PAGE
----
I’ve got brain cancer and now I’ve got potentially life threatening epilepsy. But as my epileptologist says, maybe it will go away in a few years. He’s an expert and has lots of experience (hence, ‘expert’) with these things, so I’ve no reason to doubt his prophecy. I’m willing to wait it out to see if he’s right.

As an extra buffer to stave off another status epilepticus episode, I’m now stepping into another anti-seizure medicine in addition to the maximum dosage of Keppra. I also have Ativan within reach at all times. Oh, and because he’s worried about the unborn child I’m NEVER going to create or have, he’s put me on Folic Acid…just in case – in spite of my assurances that it’s NEVER going to happen.

This new development in my neurological story has been a bit of a shock to the system. Not only do I have a high grade, aggressive tumor potentially lurking in the folds of my grey matter, but now I’ve got an escalation of my seizure status to ‘potentially life threatening.’ Oddly enough, I feel more infirmed now than I did when I was going through chemo and radiation. I mean, physically I feel better, but psychologically I feel more infirmed. I’ve got two neurological conditions that could kill me within a heartbeat. The number of drugs I take now, WITHOUT chemo, is daunting. I’m counting pills and making tick marks on a chart just to keep track of what I’ve taken.

Don’t get me wrong, if it keeps me alive, I’ll do it. But I’ve always been a bit of a hippy when it comes to putting toxins into my system. I’d LOVE to find an alternative, but I know I may not have the time to test out any alternatives. Having said that, has anyone tried neuro-acupuncture?

I’m slowly coming out of my pity party, so don’t fret. In spite of my lingering fear and adjusting to the new developments in my brain, it was a good day. I’ll be strong, courageous, and optimistic tomorrow. Tomorrow will be another good day.

Fear and Loathing in My Brain

After my little adventure a week and a half ago, I’m feeling a greater level of fear than I have in a while. I didn’t skip any of my medicine, I was feeling pretty great, celebrating a good MRI and yet I ended up having a ‘life threatening’ seizure episode.

I know the seizure event itself will knock me on my ass for a few days, but I’ve also increased my medication. It takes a while for my body to adjust to that as well. I find that I’m hyperconscious about every feeling, sensation, pain, or even thought I experience. Before my most recent episode, I was focused on speech, memory, mood as indicators that the tumor has returned. Now that I know that my expressive aphasia is a seizure and not an aura AND I’ve been instructed to use emergency meds to ward off a full blown seizure (or more terrifyingly, a series of life-threatening seizures) at the first sign of an aura, I’m ever aware of every sensation. Dizziness, nausea, sudden emotional changes, rising sense of cold… I may have had some of that before, but what got my attention was not being able to speak, and we’re aiming for whatever happens before that.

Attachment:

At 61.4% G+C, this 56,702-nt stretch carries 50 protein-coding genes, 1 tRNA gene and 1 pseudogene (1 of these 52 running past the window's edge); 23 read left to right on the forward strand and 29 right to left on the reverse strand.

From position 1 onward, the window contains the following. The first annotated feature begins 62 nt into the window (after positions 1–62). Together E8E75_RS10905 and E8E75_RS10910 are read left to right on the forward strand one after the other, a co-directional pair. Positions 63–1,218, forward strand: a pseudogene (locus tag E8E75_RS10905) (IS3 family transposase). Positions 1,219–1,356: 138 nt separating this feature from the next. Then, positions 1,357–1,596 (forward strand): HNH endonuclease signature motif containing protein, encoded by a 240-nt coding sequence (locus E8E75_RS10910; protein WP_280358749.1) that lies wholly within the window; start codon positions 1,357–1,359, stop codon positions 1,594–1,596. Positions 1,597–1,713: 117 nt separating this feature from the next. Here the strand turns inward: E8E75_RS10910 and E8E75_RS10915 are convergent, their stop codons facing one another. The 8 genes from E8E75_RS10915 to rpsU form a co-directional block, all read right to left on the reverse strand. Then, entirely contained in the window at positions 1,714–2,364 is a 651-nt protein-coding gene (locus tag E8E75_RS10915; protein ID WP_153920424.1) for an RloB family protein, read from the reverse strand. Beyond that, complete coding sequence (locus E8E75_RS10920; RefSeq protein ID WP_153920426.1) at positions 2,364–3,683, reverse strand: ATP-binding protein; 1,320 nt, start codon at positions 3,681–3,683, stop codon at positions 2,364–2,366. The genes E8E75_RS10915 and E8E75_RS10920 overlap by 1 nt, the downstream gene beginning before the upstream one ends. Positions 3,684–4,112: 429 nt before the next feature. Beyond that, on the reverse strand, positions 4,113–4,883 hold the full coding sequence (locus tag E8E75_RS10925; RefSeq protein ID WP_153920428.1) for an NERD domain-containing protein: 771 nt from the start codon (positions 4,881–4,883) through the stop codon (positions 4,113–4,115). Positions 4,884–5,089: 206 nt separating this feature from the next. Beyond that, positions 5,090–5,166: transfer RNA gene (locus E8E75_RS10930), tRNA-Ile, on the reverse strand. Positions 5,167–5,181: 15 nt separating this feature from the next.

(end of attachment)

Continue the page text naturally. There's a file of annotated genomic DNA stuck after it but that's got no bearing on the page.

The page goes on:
I know that lack of sleep and anxiety are risk factors for me, based on what we know at this point. But I feel like I’m starting over, trying to figure out my threshold for seizures – do I have other triggers that I’m not aware of? There are so many possibilities. Food additives, food sensitivities, smells, hormonal changes, certain sounds, barometric pressure changes, insulin levels, and so on. Then there are the possible auras: deja vu, numbness, tingling, sudden nausea, anxiety, fear, suddenly getting hot or cold, weakness, lightheadedness, strange smells or tastes, bright lights, blind spots, sensitivity to light or sounds, along with cognitive changes – like aphasia, just to name a few.

As a migraine sufferer – I’m experienced with the concept of triggers or early warning signs – but somehow the urgency to figure this out is greater…something about ‘potentially life-threatening’ I guess. Our trip to the Farmer’s Market was cut short yesterday because I ‘felt weird’ – a sense of cold rising up my body immediately before some panic and shaking set in. We’re a little gun shy, uncertain, and overly cautious, so Ativan was taken and we promptly went home. I’d be more confident about warning signs if I had full energy back and some sinus congestion didn’t make me a little wobbly.  I’m usually pretty in tune with my body, but this is a whole new set of symptoms, meanings, and risks.

We see an epileptologist tomorrow to learn more about what’s happening and what we can do to avoid another seizure. I have a feeling it won’t be a fully satisfying visit – questions unanswerable, mysteries of the brain, etc…  If he tells me I should wear a helmet, I’m going to be very disappointed.


In other news: We are already more than half way to our goal of $10k for the National Brain Tumor Society Silicon Valley Walk. I am feeling the love and support of so many friends and family. So, I’ve got that going for me, which is nice. Very, very nice.

Consider joining us or making a donation here:  EveryDayLeft Right Left